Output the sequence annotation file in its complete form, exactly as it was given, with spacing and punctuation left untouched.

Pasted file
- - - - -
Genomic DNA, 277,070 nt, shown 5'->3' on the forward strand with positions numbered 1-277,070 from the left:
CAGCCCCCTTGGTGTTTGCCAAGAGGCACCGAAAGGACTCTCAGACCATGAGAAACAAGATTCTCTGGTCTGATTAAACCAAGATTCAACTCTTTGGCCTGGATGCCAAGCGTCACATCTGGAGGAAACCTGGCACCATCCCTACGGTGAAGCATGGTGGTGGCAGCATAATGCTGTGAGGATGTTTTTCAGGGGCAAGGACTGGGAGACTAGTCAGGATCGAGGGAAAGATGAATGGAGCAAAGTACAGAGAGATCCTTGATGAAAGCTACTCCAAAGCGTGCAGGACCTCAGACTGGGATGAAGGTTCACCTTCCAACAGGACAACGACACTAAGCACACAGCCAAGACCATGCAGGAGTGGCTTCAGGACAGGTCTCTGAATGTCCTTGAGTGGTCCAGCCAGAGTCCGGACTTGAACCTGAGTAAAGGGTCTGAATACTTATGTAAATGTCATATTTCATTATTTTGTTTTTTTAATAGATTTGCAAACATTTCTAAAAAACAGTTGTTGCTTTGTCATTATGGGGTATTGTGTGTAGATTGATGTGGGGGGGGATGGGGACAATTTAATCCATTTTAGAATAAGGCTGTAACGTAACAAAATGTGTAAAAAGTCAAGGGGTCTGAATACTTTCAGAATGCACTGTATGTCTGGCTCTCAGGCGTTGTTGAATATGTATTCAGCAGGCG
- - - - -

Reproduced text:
Genomic DNA, 277,070 nt, shown 5'->3' on the forward strand with positions numbered 1-277,070 from the left:
CAGCCCCCTTGGTGTTTGCCAAGAGGCACCGAAAGGACTCTCAGACCATGAGAAACAAGATTCTCTGGTCTGATTAAACCAAGATTCAACTCTTTGGCCTGGATGCCAAGCGTCACATCTGGAGGAAACCTGGCACCATCCCTACGGTGAAGCATGGTGGTGGCAGCATAATGCTGTGAGGATGTTTTTCAGGGGCAAGGACTGGGAGACTAGTCAGGATCGAGGGAAAGATGAATGGAGCAAAGTACAGAGAGATCCTTGATGAAAGCTACTCCAAAGCGTGCAGGACCTCAGACTGGGATGAAGGTTCACCTTCCAACAGGACAACGACACTAAGCACACAGCCAAGACCATGCAGGAGTGGCTTCAGGACAGGTCTCTGAATGTCCTTGAGTGGTCCAGCCAGAGTCCGGACTTGAACCTGAGTAAAGGGTCTGAATACTTATGTAAATGTCATATTTCATTATTTTGTTTTTTTAATAGATTTGCAAACATTTCTAAAAAACAGTTGTTGCTTTGTCATTATGGGGTATTGTGTGTAGATTGATGTGGGGGGGGATGGGGACAATTTAATCCATTTTAGAATAAGGCTGTAACGTAACAAAATGTGTAAAAAGTCAAGGGGTCTGAATACTTTCAGAATGCACTGTATGTCTGGCTCTCAGGCGTTGTTGAATATGTATTCAGCAGGCG